Grandmother foils $6,000 scam
An 82-year old Tamaqua woman pulled the rug on a scam by going to police instead of wiring $6,000, which she was led to believe would bail out her grandson from reputed legal troubles.
The scam is similar to one reported in the TIMES NEWS on Aug. 11 when a Mahoning Township grandmother, age 81, was led to believe her granddaughter had been arrested in the Dominican Republic and needed $4,600 in assistance.
In both cases, the women were stopped before wiring the money.
The Tamaqua case was especially elaborate and apparently included more than one scammer, possibly three.
Here's how it worked. An unsuspecting Jeanette O'Gorman, Lehigh Street, was contacted by phone and advised that her 16-year-old grandson Connor had been apprehended by New York police. The caller identified himself as a law enforcement officer and said Connor had been riding in a car which had been stopped by cops and found to be carrying a stash of illegal drugs in the trunk.
The caller told O'Gorman that she would need to wire $6,000 in order for Connor to be released. They then supplied her with a phone number and address. The caller even offered a list of Tamaqua area businesses which serve as Western Union outlets.
The party calling O'Gorman claimed to be somewhere in New York state near the Canadian border, and said they were holding Conner pending an upcoming legal hearing.
"They said his hearing won't be for three weeks and that he's upset and crying and doesn't want anyone to know," said O'Gorman.
At that point, O'Gorman questioned whether the call was a hoax. The caller responded with "I'll put my sergeant on the phone."
O'Gorman then asked to speak with her grandson. The caller handed the phone to another party a person who sounded much like Connor, she said.
"He was upset and crying and he called me Grammy, which he always does. The voice sounded like his. I was 99.9 percent sure that it was my grandson on the phone."
O'Gorman offered to travel to New York to pick up her grandson but the caller refused.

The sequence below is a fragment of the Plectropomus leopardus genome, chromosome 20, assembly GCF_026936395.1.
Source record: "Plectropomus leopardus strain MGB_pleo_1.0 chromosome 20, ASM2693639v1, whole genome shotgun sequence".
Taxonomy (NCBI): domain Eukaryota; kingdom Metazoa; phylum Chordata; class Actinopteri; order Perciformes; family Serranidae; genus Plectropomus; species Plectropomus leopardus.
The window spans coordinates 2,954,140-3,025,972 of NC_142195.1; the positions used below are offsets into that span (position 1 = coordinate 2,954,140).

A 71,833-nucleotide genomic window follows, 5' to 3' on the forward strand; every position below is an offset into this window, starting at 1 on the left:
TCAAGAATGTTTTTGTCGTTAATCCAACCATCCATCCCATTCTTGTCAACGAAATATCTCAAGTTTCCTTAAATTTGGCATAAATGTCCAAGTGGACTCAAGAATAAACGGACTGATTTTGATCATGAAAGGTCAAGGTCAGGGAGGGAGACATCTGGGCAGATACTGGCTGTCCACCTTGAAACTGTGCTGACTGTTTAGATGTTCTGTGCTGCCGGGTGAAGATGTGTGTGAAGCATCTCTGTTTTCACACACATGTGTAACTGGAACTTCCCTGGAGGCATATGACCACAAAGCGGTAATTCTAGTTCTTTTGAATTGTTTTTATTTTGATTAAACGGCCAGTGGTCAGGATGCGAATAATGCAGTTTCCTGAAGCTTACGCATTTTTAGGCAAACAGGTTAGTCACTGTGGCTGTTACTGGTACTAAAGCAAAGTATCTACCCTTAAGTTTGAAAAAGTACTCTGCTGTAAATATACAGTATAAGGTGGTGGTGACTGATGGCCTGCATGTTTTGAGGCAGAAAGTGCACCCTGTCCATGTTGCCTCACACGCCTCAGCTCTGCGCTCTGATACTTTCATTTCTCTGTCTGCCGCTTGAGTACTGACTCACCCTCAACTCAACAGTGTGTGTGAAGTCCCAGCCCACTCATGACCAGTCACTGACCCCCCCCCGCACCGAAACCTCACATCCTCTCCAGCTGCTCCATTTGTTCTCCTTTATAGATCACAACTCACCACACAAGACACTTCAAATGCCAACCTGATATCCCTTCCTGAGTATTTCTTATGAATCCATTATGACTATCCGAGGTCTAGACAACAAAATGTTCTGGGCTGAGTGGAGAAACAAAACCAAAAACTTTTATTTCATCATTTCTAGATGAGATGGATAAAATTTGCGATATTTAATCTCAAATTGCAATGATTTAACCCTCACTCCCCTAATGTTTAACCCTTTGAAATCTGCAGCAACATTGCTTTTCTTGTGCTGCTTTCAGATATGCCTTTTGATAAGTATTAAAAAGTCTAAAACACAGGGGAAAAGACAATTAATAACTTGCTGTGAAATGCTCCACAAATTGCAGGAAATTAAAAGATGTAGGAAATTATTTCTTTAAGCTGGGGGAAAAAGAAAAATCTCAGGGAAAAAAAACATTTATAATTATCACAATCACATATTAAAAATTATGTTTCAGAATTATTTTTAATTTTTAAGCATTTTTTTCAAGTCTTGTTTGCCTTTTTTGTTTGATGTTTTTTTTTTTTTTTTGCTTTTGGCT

"They said they would put him on a plane to fly him home," said O'Gorman, who added that the phone call upset her a great deal.
"I sat for about an hour and cried."
O'Gorman intended to comply with the request, even if meant taking a loan for the money or putting up her house for collateral. But something just didn't sound right to her, including the fact that the caller wouldn't allow her to travel to New York in person to retrieve Connor.
O'Gorman went to Tamaqua police with the information provided by the caller. There, Cpl. Henry Woods called the phone number and spoke with a party who answered. Woods determined that it was not a police call, but a scammer.
O'Gorman said grandson Connor lives in Alabama and was visiting with family members in California at the time she received the call. The next day, O'Gorman was able to reach her daughter in California and learned that Connor was fine and had not been in New York.
On Tuesday, Chief Dave Mattson said phone scams can be difficult to resolve. They often result in investigations that hit a dead end.
"The calls are untraceable or else the phone number is traced to a large corporation and it can't be traced to any particular individual. It's undocumentable," said Mattson.
In addition, said Mattson, investigations into calls that involve foreign countries are especially complicated as they can require police to obtain international search warrants and once again the call invariably turns out to be untraceable.
The best advice, he says, is for people to learn to protect themselves from telephone and Internet fraud.
"Don't give out any personal information," said Mattson.
In addition, if you think you're the target of a scam, contact your local police. You can do this even if you have the scammers on hold on a landline phone.
"Some people have two phones," said Mattson. "If you receive the phone call at home, you can use your cell phone to contact the police. There are sometimes ways we can tap in and trace a call."
O'Gorman, who has lived in Tamaqua for over 60 years, also has turned over details of the scam to her other grandson, who happens to be a state trooper in North Carolina.
She told the TIMES NEWS that she is still shaken from the experience. But she decided to step forward with her story in order to protect others, so that other parents and grandparents can be informed and prepared in case they receive a similar phone call.